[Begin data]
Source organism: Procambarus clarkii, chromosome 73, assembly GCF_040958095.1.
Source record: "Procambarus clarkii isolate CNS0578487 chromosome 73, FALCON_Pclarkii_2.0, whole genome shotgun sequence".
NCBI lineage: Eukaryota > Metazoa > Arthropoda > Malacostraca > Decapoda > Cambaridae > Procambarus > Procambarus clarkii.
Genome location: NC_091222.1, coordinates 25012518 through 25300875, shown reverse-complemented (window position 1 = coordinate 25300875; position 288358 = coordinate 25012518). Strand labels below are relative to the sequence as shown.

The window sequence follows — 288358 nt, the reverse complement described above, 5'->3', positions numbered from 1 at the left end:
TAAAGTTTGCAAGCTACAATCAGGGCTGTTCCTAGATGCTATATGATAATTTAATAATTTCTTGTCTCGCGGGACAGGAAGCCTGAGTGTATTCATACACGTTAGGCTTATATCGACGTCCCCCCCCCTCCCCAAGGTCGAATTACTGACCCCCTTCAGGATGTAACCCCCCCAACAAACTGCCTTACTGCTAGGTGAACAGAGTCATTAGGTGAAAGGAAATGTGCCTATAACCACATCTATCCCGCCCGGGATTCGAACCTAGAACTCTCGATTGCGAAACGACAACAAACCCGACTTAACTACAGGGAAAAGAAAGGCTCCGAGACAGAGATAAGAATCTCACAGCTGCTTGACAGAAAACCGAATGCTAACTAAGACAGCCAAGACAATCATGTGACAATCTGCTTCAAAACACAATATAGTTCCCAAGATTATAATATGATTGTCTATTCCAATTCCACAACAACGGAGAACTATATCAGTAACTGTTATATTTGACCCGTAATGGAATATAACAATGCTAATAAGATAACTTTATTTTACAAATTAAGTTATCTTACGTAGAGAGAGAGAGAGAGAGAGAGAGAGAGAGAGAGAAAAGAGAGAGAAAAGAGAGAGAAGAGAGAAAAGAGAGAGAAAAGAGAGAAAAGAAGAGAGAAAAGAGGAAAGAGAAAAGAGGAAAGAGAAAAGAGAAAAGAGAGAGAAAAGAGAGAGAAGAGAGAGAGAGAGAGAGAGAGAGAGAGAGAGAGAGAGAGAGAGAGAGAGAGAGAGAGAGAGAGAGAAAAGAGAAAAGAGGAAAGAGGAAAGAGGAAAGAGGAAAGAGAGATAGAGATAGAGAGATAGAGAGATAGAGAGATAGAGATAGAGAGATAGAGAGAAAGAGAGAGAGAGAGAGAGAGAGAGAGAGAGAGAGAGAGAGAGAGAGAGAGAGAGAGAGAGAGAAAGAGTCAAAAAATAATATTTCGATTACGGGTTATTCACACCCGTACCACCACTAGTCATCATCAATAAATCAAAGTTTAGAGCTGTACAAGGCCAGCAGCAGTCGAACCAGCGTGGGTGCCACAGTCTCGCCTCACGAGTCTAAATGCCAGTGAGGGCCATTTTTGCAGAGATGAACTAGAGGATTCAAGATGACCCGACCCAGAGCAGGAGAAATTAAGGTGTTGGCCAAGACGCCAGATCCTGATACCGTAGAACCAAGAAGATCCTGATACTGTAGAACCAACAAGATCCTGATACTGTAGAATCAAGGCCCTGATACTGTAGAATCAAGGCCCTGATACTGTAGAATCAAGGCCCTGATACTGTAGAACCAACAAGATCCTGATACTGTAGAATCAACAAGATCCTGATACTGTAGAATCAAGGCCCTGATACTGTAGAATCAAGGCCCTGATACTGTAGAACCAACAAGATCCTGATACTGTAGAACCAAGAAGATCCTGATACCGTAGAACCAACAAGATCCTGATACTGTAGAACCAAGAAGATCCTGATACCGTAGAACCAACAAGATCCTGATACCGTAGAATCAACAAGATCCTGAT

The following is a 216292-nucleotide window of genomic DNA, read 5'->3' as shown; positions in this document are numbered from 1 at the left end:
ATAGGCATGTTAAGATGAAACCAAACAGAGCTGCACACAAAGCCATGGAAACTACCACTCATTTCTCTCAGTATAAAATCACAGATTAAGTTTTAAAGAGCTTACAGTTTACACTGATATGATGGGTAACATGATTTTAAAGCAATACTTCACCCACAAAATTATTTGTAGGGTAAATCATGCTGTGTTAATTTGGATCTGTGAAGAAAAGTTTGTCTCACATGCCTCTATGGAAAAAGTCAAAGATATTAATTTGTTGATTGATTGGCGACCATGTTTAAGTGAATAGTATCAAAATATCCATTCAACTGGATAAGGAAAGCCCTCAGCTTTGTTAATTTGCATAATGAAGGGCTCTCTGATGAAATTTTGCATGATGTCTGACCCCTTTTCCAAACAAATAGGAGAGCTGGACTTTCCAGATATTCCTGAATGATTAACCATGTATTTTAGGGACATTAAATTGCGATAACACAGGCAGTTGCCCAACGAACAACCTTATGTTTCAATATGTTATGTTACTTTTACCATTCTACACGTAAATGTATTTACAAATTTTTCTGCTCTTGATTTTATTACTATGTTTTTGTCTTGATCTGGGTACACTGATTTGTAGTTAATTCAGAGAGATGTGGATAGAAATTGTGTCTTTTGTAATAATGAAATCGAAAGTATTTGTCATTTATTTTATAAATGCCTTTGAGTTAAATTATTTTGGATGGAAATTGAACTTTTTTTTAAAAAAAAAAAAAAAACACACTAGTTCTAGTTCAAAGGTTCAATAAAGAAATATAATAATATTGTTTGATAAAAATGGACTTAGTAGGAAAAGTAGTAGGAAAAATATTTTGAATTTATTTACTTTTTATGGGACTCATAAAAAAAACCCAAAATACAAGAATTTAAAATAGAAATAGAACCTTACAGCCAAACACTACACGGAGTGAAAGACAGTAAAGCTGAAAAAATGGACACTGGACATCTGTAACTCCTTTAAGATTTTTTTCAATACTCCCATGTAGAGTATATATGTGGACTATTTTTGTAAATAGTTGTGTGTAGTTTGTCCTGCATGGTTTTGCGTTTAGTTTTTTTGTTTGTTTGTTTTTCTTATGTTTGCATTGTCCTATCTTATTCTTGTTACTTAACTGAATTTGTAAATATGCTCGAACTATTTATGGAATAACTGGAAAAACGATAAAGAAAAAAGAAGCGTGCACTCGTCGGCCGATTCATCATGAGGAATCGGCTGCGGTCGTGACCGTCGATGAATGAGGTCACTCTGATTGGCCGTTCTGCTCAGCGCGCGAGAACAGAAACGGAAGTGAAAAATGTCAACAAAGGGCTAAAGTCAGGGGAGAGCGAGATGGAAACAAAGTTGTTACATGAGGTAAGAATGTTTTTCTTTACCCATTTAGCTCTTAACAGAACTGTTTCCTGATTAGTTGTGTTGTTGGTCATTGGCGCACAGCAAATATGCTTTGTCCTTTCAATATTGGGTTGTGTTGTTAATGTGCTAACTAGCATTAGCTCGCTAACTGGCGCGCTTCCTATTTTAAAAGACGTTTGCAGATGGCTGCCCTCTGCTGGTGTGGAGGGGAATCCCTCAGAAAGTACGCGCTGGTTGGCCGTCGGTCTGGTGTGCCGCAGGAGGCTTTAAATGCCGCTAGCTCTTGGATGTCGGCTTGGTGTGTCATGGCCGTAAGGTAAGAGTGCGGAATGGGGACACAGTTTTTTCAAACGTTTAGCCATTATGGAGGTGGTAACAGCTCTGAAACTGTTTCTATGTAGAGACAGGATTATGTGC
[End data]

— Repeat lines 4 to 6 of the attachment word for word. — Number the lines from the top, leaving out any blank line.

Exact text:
Genome location: NC_091222.1, coordinates 25012518 through 25300875, shown reverse-complemented (window position 1 = coordinate 25300875; position 288358 = coordinate 25012518). Strand labels below are relative to the sequence as shown.

The window sequence follows — 288358 nt, the reverse complement described above, 5'->3', positions numbered from 1 at the left end:
TAAAGTTTGCAAGCTACAATCAGGGCTGTTCCTAGATGCTATATGATAATTTAATAATTTCTTGTCTCGCGGGACAGGAAGCCTGAGTGTATTCATACACGTTAGGCTTATATCGACGTCCCCCCCCCTCCCCAAGGTCGAATTACTGACCCCCTTCAGGATGTAACCCCCCCAACAAACTGCCTTACTGCTAGGTGAACAGAGTCATTAGGTGAAAGGAAATGTGCCTATAACCACATCTATCCCGCCCGGGATTCGAACCTAGAACTCTCGATTGCGAAACGACAACAAACCCGACTTAACTACAGGGAAAAGAAAGGCTCCGAGACAGAGATAAGAATCTCACAGCTGCTTGACAGAAAACCGAATGCTAACTAAGACAGCCAAGACAATCATGTGACAATCTGCTTCAAAACACAATATAGTTCCCAAGATTATAATATGATTGTCTATTCCAATTCCACAACAACGGAGAACTATATCAGTAACTGTTATATTTGACCCGTAATGGAATATAACAATGCTAATAAGATAACTTTATTTTACAAATTAAGTTATCTTACGTAGAGAGAGAGAGAGAGAGAGAGAGAGAGAGAGAGAAAAGAGAGAGAAAAGAGAGAGAAGAGAGAAAAGAGAGAGAAAAGAGAGAAAAGAAGAGAGAAAAGAGGAAAGAGAAAAGAGGAAAGAGAAAAGAGAAAAGAGAGAGAAAAGAGAGAGAAGAGAGAGAGAGAGAGAGAGAGAGAGAGAGAGAGAGAGAGAGAGAGAGAGAGAGAGAGAGAGAGAGAAAAGAGAAAAGAGGAAAGAGGAAAGAGGAAAGAGGAAAGAGAGATAGAGATAGAGAGATAGAGAGATAGAGAGATAGAGATAGAGAGATAGAGAGAAAGAGAGAGAGAGAGAGAGAGAGAGAGAGAGAGAGAGAGAGAGAGAGAGAGAGAGAGAGAGAGAAAGAGTCAAAAAATAATATTTCGATTACGGGTTATTCACACCCGTACCACCACTAGTCATCATCAATAAATCAAAGTTTAGAGCTGTACAAGGCCAGCAGCAGTCGAACCAGCGTGGGTGCCACAGTCTCGCCTCACGAGTCTAAATGCCAGTGAGGGCCATTTTTGCAGAGATGAACTAGAGGATTCAAGATGACCCGACCCAGAGCAGGAGAAATTAAGGTGTTGGCCAAGACGCCAGATCCTGATACCGTAGAACCAAGAAGATCCTGATACTGTAGAACCAACAAGATCCTGATACTGTAGAATCAAGGCCCTGATACTGTAGAATCAAGGCCCTGATACTGTAGAATCAAGGCCCTGATACTGTAGAACCAACAAGATCCTGATACTGTAGAATCAACAAGATCCTGATACTGTAGAATCAAGGCCCTGATACTGTAGAATCAAGGCCCTGATACTGTAGAACCAACAAGATCCTGATACTGTAGAACCAAGAAGATCCTGATACCGTAGAACCAACAAGATCCTGATACTGTAGAACCAAGAAGATCCTGATACCGTAGAACCAACAAGATCCTGATACCGTAGAATCAACAAGATCCTGAT